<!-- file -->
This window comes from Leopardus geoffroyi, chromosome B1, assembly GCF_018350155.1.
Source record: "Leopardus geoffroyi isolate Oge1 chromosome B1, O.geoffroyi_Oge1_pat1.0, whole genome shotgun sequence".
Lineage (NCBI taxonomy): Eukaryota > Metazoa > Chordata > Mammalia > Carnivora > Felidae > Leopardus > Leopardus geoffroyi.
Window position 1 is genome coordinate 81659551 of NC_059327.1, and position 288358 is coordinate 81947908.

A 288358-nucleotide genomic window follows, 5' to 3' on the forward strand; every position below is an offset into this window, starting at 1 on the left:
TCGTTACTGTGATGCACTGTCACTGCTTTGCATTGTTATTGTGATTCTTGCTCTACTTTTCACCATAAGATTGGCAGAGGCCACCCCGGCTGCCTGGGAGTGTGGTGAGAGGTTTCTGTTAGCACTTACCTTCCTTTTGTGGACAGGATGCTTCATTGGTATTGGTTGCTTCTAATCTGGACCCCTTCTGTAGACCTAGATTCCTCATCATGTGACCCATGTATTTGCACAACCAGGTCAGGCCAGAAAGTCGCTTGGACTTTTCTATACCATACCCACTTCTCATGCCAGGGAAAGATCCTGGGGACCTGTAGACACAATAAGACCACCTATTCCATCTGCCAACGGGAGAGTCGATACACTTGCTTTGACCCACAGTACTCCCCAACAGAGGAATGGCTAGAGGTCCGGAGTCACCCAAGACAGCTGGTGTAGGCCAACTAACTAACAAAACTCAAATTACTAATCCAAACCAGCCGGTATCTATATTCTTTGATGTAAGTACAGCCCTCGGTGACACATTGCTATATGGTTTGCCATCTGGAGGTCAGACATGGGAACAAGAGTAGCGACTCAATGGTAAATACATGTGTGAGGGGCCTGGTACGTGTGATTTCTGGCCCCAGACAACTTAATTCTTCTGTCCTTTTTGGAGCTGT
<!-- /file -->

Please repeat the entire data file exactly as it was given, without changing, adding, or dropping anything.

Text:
This window comes from Leopardus geoffroyi, chromosome B1, assembly GCF_018350155.1.
Source record: "Leopardus geoffroyi isolate Oge1 chromosome B1, O.geoffroyi_Oge1_pat1.0, whole genome shotgun sequence".
Lineage (NCBI taxonomy): Eukaryota > Metazoa > Chordata > Mammalia > Carnivora > Felidae > Leopardus > Leopardus geoffroyi.
Window position 1 is genome coordinate 81659551 of NC_059327.1, and position 288358 is coordinate 81947908.

A 288358-nucleotide genomic window follows, 5' to 3' on the forward strand; every position below is an offset into this window, starting at 1 on the left:
TCGTTACTGTGATGCACTGTCACTGCTTTGCATTGTTATTGTGATTCTTGCTCTACTTTTCACCATAAGATTGGCAGAGGCCACCCCGGCTGCCTGGGAGTGTGGTGAGAGGTTTCTGTTAGCACTTACCTTCCTTTTGTGGACAGGATGCTTCATTGGTATTGGTTGCTTCTAATCTGGACCCCTTCTGTAGACCTAGATTCCTCATCATGTGACCCATGTATTTGCACAACCAGGTCAGGCCAGAAAGTCGCTTGGACTTTTCTATACCATACCCACTTCTCATGCCAGGGAAAGATCCTGGGGACCTGTAGACACAATAAGACCACCTATTCCATCTGCCAACGGGAGAGTCGATACACTTGCTTTGACCCACAGTACTCCCCAACAGAGGAATGGCTAGAGGTCCGGAGTCACCCAAGACAGCTGGTGTAGGCCAACTAACTAACAAAACTCAAATTACTAATCCAAACCAGCCGGTATCTATATTCTTTGATGTAAGTACAGCCCTCGGTGACACATTGCTATATGGTTTGCCATCTGGAGGTCAGACATGGGAACAAGAGTAGCGACTCAATGGTAAATACATGTGTGAGGGGCCTGGTACGTGTGATTTCTGGCCCCAGACAACTTAATTCTTCTGTCCTTTTTGGAGCTGT